When Theodore Roosevelt became police commissioner of New York in 1895, the NYPD was its most dangerous and powerful criminal enterprise.  An organized brutal shakedown ring, the captains had a hand in most of the city’s illegal operations.  Determined to clean up the corruption, Roosevelt did exactly what Commissioner Gordon did when he took over Gotham City’s corrupt police force: he put on a black cape, patrolled the most dangerous parts of the city at midnight, and used his great physical strength, expertise in martial arts, and detective skills to personally deliver wrongdoers to justice.  

Wait, no, Gordon didn’t do that.  Batman did.

And so did Theodore Roosevelt.

Keep reading

10 Facts about me

I was tagged by the lovely @fireeandgasoline to do this. I think it’s really cool to know there are people out there in the world that think of you to make something like this. So thank you! There’s not much to tell so I’ll try and make it as true and interesting as possible.


1. I have 5 guitars. 3 Acoustic and 2 electric. Each of them have names.I won’t say them all but I’ll tell you Four of them. One is called Cindy (Named after a Tammany Hall song called Cindy which was in a Scrubs episode), the other is called Jessica (Named after a girl I thought was really pretty and we hung out a few times and she asked me if I could write a song about her, so I named her on my guitar instead), The other is called Rachel (Named after Jennifer Anniston in  Friends), The other one is called Cheryl (Named after Cheryl in The Evil Dead). The last guitar will remain a mystery forever…………….MUUUHAHAHAHAHAHAHAHAHAAHA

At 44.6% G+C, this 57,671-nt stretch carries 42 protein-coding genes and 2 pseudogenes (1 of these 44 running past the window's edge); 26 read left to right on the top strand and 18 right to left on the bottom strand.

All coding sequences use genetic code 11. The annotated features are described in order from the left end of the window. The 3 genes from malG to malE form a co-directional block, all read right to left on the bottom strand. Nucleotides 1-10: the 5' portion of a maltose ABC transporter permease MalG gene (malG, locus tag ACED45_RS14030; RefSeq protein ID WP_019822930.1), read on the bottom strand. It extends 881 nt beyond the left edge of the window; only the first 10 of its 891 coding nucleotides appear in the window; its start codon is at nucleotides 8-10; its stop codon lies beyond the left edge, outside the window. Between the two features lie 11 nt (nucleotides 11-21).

2. My dream destination would be Alaska and Hawaii, because they are the complete opposite, yet so beautiful.


3. The first ever Rock/Punk song I ever heard was on Kerrang TV back in 2002, so I would of been 10 years old and the song was “Nothing” by a band called “A”.


4. The first video game I ever played was Sonic The Hedgehog and this is why I have a deep connection with this game, because it took up so much time in my childhood.


5. The first girl I ever had a crush on was a girl called Gemma. She was the first and only time I ever gave a secret valentines card to, but people found out about it and she kind of humiliated me for it……..#ThisIsWhereTheAngstStarted


6. My deepest and most dreaded nightmare was ET. I had to go to the doctors to take pills to help me to sleep, because he tortured my dreams for 11 years! I used to ave those dreams when you think you wake up, but you’re still in a dream? Like Inception! XD Yes Inception was actually based on me….I’m still waiting for my royalty cheque.


7. My favourite book is “Into The Wild”. I love the idea of just leaving and doing your own thing. Trying to live life how you want.


8. A lot of people judge me by how I look. I am very thin and I look like I really need a buffet of sandwiches, but I love food. I never ever stop eating. One of my favourite things is to just sit in watching movies with lots of food XD


9. I love going to Cafes for tea or coffee and I always get a blueberry muffin. If I don’t get my muffin I get really cranky! YOU WOULDN’T LIKE ME WHEN I’M CRANKY!!!!!!!